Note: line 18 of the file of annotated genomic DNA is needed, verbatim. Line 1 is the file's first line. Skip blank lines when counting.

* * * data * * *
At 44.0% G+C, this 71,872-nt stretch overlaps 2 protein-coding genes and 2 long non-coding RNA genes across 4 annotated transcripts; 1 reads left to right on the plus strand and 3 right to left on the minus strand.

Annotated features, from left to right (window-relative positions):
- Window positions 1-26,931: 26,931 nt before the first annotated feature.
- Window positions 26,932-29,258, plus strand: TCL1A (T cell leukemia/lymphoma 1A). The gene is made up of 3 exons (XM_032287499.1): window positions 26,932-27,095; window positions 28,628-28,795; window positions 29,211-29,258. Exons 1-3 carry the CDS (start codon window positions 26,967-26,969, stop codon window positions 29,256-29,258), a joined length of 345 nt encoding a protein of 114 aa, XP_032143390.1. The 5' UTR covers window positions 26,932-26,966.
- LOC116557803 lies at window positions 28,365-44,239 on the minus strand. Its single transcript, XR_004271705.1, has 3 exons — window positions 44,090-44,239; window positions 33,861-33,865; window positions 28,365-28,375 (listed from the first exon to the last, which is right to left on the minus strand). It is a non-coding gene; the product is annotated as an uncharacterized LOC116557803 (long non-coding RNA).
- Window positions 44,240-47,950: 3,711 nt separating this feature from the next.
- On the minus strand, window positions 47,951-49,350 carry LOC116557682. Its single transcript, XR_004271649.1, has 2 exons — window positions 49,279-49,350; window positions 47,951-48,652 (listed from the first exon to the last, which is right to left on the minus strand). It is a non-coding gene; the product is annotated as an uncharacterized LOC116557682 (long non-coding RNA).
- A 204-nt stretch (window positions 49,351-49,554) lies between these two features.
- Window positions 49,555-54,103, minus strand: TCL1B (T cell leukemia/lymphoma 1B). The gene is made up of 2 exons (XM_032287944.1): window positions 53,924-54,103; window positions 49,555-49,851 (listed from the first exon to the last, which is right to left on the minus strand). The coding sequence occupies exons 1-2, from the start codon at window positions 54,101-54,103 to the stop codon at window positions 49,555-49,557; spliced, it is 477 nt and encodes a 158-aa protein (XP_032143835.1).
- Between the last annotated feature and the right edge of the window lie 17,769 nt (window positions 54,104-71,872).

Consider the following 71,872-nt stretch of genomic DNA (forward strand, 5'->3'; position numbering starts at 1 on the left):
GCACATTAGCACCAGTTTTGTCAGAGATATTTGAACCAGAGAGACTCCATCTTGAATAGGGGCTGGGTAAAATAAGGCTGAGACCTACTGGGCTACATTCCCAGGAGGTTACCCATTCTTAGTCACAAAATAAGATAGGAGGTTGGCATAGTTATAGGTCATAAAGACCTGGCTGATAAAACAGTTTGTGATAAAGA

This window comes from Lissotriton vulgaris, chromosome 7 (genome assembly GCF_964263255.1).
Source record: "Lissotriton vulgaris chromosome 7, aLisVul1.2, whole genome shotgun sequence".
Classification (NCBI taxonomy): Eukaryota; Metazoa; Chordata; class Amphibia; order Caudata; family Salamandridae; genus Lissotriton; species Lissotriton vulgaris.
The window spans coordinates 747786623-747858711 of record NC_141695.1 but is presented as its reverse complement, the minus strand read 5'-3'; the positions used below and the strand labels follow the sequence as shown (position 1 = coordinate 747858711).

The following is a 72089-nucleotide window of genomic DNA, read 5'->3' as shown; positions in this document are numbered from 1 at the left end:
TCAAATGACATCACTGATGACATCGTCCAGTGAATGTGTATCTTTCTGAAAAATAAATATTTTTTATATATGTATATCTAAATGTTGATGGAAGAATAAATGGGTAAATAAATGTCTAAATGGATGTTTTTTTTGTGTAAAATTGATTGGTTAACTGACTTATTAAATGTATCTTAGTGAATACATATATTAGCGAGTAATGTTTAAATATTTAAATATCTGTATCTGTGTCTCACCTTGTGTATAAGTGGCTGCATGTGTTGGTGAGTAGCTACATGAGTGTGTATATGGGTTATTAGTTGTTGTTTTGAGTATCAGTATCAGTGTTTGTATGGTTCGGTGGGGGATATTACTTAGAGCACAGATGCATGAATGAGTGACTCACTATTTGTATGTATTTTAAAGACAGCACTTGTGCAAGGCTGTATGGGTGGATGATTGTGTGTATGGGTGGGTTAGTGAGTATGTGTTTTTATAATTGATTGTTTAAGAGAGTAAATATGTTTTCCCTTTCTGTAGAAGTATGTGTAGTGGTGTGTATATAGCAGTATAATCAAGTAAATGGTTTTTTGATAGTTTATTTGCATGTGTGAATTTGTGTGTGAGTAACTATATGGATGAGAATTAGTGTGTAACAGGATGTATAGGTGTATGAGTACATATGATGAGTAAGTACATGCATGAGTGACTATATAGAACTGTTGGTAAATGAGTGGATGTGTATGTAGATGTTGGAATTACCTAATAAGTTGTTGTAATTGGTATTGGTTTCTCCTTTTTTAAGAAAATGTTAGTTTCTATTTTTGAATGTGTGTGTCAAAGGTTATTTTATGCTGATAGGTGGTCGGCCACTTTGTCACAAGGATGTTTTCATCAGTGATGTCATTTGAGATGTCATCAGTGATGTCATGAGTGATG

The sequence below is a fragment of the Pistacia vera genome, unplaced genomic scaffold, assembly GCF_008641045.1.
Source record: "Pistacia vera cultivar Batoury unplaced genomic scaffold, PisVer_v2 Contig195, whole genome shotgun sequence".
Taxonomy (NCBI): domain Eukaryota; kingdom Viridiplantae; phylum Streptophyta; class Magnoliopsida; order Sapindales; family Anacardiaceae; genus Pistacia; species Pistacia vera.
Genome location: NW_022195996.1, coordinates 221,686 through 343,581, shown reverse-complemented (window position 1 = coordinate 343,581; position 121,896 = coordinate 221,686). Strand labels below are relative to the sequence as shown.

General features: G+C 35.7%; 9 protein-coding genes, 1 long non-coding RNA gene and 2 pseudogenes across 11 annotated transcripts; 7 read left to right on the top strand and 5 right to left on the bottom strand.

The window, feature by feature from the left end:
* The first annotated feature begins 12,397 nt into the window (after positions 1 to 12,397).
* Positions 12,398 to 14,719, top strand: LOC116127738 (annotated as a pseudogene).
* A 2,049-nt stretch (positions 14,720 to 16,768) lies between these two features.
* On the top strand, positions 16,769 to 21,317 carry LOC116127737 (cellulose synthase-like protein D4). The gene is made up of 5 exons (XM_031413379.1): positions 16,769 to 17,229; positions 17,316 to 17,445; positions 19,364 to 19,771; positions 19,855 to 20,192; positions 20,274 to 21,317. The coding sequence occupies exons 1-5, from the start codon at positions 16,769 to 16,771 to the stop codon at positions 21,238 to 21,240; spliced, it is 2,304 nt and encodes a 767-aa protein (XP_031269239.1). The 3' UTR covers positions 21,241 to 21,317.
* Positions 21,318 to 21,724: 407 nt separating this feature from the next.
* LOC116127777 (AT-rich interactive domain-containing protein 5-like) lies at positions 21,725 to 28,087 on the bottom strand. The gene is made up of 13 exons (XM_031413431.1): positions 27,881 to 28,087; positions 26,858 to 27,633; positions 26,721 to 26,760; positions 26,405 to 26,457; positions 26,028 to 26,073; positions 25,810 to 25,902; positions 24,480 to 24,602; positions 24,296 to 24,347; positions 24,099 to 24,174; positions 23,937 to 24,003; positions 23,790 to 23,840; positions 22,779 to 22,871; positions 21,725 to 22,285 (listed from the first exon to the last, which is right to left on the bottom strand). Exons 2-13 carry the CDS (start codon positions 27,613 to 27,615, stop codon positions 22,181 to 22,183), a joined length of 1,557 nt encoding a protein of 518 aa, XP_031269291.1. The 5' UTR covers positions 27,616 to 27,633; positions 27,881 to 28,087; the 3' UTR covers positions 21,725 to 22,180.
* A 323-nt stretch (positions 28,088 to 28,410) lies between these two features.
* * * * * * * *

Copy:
TCAAATGACATCACTGATGACATCGTCCAGTGAATGTGTATCTTTCTGAAAAATAAATATTTTTTATATATGTATATCTAAATGTTGATGGAAGAATAAATGGGTAAATAAATGTCTAAATGGATGTTTTTTTTGTGTAAAATTGATTGGTTAACTGACTTATTAAATGTATCTTAGTGAATACATATATTAGCGAGTAATGTTTAAATATTTAAATATCTGTATCTGTGTCTCACCTTGTGTATAAGTGGCTGCATGTGTTGGTGAGTAGCTACATGAGTGTGTATATGGGTTATTAGTTGTTGTTTTGAGTATCAGTATCAGTGTTTGTATGGTTCGGTGGGGGATATTACTTAGAGCACAGATGCATGAATGAGTGACTCACTATTTGTATGTATTTTAAAGACAGCACTTGTGCAAGGCTGTATGGGTGGATGATTGTGTGTATGGGTGGGTTAGTGAGTATGTGTTTTTATAATTGATTGTTTAAGAGAGTAAATATGTTTTCCCTTTCTGTAGAAGTATGTGTAGTGGTGTGTATATAGCAGTATAATCAAGTAAATGGTTTTTTGATAGTTTATTTGCATGTGTGAATTTGTGTGTGAGTAACTATATGGATGAGAATTAGTGTGTAACAGGATGTATAGGTGTATGAGTACATATGATGAGTAAGTACATGCATGAGTGACTATATAGAACTGTTGGTAAATGAGTGGATGTGTATGTAGATGTTGGAATTACCTAATAAGTTGTTGTAATTGGTATTGGTTTCTCCTTTTTTAAGAAAATGTTAGTTTCTATTTTTGAATGTGTGTGTCAAAGGTTATTTTATGCTGATAGGTGGTCGGCCACTTTGTCACAAGGATGTTTTCATCAGTGATGTCATTTGAGATGTCATCAGTGATGTCATGAGTGATG